The Holy Courage of Martin Luther King, Jr.

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"I'm not fearing any man. Mine eyes have seen the glory of the coming of the Lord!"
-Martin Luther King, Jr.

Marting Luther King, Jr.It made me cry to watch the grainy, 17-minute film of Martin Luther King, Jr., in August, 1963, delivering his "I Have a Dream" speech on the steps of the Lincoln Memorial.

He was radical in the best sense. He didn't just want to elbow the unworthy racist aside to take what was rightfully owed him or to declaim, deplore, and destroy.

He didn't seek revenge. He sought something far more dangerous, and he knew it. He wanted to live with his "white brother," now enlightened and redeemed; to know him, help him, and love him. In spite of his human foibles, the young minister's heart bore the greatness of a truly Christian spirit. So it's no surprise that the serpents' nest his movement stirred attacked him without mercy.

Yet, in the best sense, even death did not stop him.

I say this all the time: everybody suffers. But if we try to do something holy, we will at least suffer meaningfully. Unfairness, rejections, and disappointments of life can build us up if we only cling to Jesus Christ, who accepted suffering with great humility. Rather than leading us to exhaustion and despair, our crosses will then be among our greatest blessings.

In this radical trust, we open to a flood of graces that bind our spiritual wounds, reconcile us to each other, and give us a precious glimpse of heaven's light, right here in the darkness of our earthly lives.

I subscribe to a yahoo group called "Mary Vitamins," which puts out a Marian newsletter a couple of times a month. The latest issue shares this from St. Louis de Montfort:

"I reply that it is quite true that the most faithful servants of the Blessed Virgin, being her greatest favorites, receive from her the greatest graces and favors from heaven, which are crosses. But I maintain that it is also the servants of Mary who carry these crosses with more ease, more merit and more glory. That which would stay the progress of another a thousand times over, or perhaps would make him fall, does not once stop their steps, but rather enables them to advance..." (True Devotion to Mary, Tan Books)

Yes, folks, suffering is a sign of great favor!

It is true that during the worst times of persecution against the Church, many great saints appeared, as if the earth had been made spiritually fertile by the blood of martyrs. They were ordinary people like us, but their faith gave them the grace to trust at the worst possible moments. And that trust was rewarded in their holy deaths and the glory of everlasting life. Because they trusted in God's greatness and power, their lives were not wasted, but continued to bear fruit for generations to come.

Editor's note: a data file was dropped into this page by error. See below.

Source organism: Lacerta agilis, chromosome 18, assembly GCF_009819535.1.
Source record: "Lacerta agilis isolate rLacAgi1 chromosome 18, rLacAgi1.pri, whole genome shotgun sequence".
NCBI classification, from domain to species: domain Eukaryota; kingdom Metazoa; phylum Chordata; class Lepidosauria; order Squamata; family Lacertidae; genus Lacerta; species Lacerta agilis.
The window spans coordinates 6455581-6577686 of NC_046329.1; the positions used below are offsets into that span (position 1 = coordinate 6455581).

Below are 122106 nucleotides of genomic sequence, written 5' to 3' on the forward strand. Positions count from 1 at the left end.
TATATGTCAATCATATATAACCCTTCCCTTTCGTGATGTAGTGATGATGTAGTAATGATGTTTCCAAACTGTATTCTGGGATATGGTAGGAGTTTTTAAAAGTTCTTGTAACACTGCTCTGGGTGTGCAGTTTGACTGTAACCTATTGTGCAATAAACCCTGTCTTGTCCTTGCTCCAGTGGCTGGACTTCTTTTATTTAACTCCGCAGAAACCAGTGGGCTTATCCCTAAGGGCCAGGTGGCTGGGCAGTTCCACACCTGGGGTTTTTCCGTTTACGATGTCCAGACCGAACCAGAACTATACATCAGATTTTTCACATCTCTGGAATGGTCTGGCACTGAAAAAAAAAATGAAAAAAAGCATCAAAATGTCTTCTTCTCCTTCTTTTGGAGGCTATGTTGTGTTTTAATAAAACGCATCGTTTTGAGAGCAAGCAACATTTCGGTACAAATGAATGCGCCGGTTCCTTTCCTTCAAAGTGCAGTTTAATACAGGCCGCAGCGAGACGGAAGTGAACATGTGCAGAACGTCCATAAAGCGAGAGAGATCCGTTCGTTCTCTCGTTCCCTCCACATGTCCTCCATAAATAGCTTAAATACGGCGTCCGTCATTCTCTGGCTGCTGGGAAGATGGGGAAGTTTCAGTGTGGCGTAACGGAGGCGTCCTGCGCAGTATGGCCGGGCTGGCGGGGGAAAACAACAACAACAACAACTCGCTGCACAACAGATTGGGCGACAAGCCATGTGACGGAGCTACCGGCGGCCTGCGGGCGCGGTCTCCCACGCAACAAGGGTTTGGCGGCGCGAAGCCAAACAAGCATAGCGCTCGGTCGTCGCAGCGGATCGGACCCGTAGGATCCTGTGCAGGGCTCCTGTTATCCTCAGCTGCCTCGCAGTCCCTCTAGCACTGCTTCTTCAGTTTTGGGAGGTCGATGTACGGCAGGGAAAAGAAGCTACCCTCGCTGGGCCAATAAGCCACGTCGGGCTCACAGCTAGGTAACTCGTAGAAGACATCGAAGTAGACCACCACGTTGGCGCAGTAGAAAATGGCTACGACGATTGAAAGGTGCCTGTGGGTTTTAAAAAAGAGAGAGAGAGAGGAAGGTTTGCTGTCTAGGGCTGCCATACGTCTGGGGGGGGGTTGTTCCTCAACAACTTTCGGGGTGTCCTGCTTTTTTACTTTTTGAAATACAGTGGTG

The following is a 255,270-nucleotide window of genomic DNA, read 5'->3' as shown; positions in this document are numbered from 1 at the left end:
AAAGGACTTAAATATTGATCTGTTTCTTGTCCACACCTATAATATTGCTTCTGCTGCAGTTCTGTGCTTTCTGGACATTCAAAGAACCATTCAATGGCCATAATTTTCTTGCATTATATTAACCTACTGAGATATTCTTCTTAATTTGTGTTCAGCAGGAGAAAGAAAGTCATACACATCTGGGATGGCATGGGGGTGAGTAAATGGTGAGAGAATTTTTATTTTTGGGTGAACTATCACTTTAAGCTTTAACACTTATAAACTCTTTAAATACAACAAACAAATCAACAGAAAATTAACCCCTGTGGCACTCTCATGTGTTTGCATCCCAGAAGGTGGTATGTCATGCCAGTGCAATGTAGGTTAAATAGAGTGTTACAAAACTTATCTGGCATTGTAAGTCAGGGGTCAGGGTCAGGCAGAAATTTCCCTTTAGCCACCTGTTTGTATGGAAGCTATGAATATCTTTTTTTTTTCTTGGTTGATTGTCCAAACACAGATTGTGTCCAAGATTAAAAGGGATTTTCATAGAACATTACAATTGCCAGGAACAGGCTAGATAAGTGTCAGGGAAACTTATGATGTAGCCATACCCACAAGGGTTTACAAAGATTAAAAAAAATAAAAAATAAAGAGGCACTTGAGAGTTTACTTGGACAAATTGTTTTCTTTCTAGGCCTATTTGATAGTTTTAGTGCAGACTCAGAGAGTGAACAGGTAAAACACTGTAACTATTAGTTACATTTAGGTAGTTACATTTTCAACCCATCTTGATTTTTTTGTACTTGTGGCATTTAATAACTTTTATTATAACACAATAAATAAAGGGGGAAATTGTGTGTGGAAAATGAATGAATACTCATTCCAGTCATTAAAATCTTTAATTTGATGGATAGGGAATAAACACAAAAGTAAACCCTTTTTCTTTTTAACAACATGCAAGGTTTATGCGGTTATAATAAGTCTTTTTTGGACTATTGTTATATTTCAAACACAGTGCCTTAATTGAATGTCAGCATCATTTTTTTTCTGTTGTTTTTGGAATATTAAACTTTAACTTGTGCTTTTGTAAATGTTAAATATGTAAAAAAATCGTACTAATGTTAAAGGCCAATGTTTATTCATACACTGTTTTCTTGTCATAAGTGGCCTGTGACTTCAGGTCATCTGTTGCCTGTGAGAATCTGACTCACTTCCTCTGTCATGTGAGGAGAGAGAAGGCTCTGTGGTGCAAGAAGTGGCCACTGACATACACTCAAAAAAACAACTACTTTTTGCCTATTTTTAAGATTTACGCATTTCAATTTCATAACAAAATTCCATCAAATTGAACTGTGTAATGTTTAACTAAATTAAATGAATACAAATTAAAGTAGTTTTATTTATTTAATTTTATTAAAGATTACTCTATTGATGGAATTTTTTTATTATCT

I hope you know I'm not trying to sell you on martyrdom. Nobody wants to be killed, even for what is unequivocally true and good. But if we ask for the graces needed, we won't live in fear of the small, mundane deaths of our ordinary existence. Being rejected socially, or mocked in the media simply won't deter us anymore, because we'll have our eyes on heaven, not earth.

With an appreciation for the redemptive power of suffering in union with the Cross of Christ, we'll find the heroic in ourselves. We'll be able to discern more clearly what God is calling us to each day, in each moment. We'll experience the intense and lasting joy of loving fully without worrying what others think of us and our message.

And thank God Almighty, we'll be free at last.

I'll close with an excerpt from Reverend King's final public address, in Memphis, just before he was assassinated, knowing full well that there had been death threats:

"We've got some difficult days ahead. But it doesn't matter with me now, because I've been to the mountain top. And I don't mind. Like anybody, I would like to live a long life. Longevity has its place. But I'm not concerned about that now. I just want to do God's will. And He's allowed me to go up to the mountain. And I've looked over. And I've seen the promised land. I may not get there with you. But I want you to know tonight, that we, as a people, will get to the promised land! And so I'm happy, tonight. I'm not worried about anything. I'm not fearing any man. Mine eyes have seen the glory of the coming of the Lord!"

Be not afraid. God bless you!

1/18/2012 5:00:00 AM
  • Catholic
  • Be an Amazing Catechist
  • Martin Luther King Jr
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  • Lisa Mladinich
    About Lisa Mladinich
    Lisa Mladinich is a Catholic wife and mother, catechist and workshop leader, and the author of the popular booklets, "Be An Amazing Catechist: Inspire the Faith of Children," and "Be an Amazing Catechist: Sacramental Preparation" available from Our Sunday Visitor. She is the founder of